*Instrumentation* is an overcomplicated term that means inserting timers and other tracking code into programs. The simplest example is using the `time`

utility in Unix-like systems to measure the duration of execution for the whole program.

More generally, we want to know *which parts* of the program need optimization. There are tools shipped with compilers and IDEs that can time designated functions automatically, but it is more robust to do it by hand using any methods of interacting with time that the language provides:

```
clock_t start = clock();
do_something();
float seconds = float(clock() - start) / CLOCKS_PER_SEC;
printf("do_something() took %.4f", seconds);
```

One nuance here is that you can’t measure the execution time of particularly quick functions this way because the `clock`

function returns the current timestamp in microseconds ($10^{-6}$) and also by itself takes up to a few hundred nanoseconds to complete. All other time-related utilities similarly have at least microsecond granularity, which is an eternity in the world of low-level optimization.

To achieve higher precision, you can invoke the function repeatedly in a loop, time the whole thing once, and then divide the total time by the number of iterations:

```
#include <stdio.h>
#include <time.h>
const int N = 1e6;
int main() {
clock_t start = clock();
for (int i = 0; i < N; i++)
clock(); // benchmarking the clock function itself
float duration = float(clock() - start) / CLOCKS_PER_SEC;
printf("%.2fns per iteration\n", 1e9 * duration / N);
return 0;
}
```

You also need to ensure that nothing gets cached, optimized away by the compiler, or affected by similar side effects. This is a separate and highly complicated topic that we will discuss in more detail at the end of the chapter.

### #Event Sampling

Instrumentation can also be used to collect other types of information that can give useful insights about the performance of a particular algorithm. For example:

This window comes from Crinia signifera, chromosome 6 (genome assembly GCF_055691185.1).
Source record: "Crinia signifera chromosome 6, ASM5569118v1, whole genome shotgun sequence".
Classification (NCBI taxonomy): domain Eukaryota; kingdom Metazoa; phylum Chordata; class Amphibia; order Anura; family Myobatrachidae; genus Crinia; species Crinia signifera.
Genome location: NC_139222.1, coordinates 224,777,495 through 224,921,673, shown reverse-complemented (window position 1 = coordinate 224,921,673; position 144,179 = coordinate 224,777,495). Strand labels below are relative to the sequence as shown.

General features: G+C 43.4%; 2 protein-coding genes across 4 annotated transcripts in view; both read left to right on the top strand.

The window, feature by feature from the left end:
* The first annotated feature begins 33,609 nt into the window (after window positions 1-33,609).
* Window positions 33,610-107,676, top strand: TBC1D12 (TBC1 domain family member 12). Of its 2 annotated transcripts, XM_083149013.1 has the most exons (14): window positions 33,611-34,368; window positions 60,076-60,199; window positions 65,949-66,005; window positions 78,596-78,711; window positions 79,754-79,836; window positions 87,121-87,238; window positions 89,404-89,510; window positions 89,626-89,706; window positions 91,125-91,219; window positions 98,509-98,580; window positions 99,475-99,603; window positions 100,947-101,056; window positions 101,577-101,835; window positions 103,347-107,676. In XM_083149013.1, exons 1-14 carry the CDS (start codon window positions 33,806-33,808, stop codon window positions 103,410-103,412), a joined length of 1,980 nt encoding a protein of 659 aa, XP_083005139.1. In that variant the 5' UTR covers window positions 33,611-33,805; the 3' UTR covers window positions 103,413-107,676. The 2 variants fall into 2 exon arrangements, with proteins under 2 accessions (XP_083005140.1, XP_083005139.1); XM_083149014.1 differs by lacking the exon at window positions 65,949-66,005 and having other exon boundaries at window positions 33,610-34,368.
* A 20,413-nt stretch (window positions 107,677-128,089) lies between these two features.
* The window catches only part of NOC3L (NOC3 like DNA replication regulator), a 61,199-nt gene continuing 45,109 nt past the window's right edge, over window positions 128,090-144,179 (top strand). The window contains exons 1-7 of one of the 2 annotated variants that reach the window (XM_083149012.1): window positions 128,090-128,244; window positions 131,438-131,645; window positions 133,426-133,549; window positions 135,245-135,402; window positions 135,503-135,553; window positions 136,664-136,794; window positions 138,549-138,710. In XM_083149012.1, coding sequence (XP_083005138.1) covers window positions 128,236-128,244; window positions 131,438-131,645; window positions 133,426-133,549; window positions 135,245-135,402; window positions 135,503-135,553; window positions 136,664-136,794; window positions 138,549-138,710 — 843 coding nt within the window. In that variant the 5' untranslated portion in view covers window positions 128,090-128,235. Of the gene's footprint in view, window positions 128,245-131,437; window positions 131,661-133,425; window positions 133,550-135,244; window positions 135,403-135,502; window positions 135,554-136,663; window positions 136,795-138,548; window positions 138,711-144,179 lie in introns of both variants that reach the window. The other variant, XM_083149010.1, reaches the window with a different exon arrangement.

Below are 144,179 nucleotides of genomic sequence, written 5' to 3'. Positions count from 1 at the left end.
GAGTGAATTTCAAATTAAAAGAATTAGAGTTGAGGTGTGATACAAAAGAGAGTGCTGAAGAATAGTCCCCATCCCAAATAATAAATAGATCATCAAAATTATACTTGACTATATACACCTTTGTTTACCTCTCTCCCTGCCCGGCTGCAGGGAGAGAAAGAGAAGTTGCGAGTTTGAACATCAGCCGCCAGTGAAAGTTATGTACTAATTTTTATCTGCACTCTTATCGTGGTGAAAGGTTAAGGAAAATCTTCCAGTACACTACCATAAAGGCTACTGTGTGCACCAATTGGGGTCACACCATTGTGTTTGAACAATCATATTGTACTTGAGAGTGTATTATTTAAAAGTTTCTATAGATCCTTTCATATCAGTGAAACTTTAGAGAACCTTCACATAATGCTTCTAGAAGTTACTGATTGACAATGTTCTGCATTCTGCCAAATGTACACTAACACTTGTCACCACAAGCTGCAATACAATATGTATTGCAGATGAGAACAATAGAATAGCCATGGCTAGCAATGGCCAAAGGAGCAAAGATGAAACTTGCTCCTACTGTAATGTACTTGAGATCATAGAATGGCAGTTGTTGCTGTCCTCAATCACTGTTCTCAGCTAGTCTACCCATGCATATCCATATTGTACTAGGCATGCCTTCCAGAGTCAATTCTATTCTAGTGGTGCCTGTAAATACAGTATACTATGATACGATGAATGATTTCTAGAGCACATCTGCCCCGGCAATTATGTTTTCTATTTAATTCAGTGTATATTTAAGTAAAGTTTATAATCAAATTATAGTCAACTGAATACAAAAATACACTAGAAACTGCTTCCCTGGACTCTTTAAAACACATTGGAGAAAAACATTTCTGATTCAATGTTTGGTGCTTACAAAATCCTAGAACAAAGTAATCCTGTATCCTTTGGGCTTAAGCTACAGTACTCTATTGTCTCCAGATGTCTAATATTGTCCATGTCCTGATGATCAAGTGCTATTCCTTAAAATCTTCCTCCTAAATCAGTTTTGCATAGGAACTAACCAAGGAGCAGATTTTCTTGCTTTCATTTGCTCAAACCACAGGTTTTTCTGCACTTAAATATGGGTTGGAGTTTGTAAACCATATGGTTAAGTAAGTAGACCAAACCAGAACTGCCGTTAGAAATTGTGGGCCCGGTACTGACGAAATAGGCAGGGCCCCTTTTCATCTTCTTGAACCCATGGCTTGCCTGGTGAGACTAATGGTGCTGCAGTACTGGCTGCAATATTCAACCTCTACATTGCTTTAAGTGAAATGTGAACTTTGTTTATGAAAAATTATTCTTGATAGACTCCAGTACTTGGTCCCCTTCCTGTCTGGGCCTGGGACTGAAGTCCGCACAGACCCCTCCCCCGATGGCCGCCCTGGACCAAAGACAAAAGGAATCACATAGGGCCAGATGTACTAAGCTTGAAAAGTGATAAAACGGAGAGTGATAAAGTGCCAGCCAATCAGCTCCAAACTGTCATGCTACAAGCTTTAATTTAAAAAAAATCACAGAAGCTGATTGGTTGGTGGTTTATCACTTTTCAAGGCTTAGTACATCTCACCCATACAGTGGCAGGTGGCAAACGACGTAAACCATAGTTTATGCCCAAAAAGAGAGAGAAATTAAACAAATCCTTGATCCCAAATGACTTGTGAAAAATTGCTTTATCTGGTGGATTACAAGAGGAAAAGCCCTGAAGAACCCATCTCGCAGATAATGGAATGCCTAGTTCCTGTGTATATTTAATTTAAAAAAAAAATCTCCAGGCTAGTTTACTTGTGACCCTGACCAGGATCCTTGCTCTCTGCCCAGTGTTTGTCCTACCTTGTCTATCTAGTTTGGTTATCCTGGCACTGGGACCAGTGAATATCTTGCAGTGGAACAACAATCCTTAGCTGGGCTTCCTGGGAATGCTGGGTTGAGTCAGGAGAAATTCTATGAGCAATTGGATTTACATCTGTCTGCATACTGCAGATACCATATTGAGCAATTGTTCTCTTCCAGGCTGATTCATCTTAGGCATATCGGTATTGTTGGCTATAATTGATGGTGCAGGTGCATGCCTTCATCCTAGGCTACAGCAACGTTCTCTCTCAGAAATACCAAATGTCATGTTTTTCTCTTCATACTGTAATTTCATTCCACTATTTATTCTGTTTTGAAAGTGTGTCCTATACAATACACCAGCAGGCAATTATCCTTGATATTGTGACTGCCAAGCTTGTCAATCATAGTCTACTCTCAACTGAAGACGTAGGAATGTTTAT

- for a hash function, we are interested in the average length of its input;
- for a binary tree, we care about its size and height;
- for a sorting algorithm, we we want to know how many comparisons it does.

In a similar way, we can insert counters in the code that compute these algorithm-specific statistics.

Adding counters has the disadvantage of introducing overhead, although you can mitigate it almost completely by only doing it randomly for a small fraction of invocations:

```
void query() {
if (rand() % 100 == 0) {
// update statistics
}
// main logic
}
```

If the sample rate is small enough, the only remaining overhead per invocation will be random number generation and a condition check. Interestingly, we can optimize it a bit more with some stats magic.

Mathematically, what we are doing here is repeatedly sampling from Bernoulli distribution (with $p$ equal to sample rate) until we get a success. There is another distribution that tells us how many iterations of Bernoulli sampling we need until the first positive, called geometric distribution. What we can do is to sample from it instead and use that value as a decrementing counter:

```
void query() {
static next_sample = geometric_distribution(sample_rate);
if (next_sample--) {
next_sample = geometric_distribution(sample_rate);
// ...
}
// ...
}
```

This way we can remove the need to sample a new random number on each invocation, only resetting the counter when we choose to calculate statistics.

Techniques like that are frequently used by library algorithm developers inside large projects to collect profiling data without affecting the performance of the end program too much.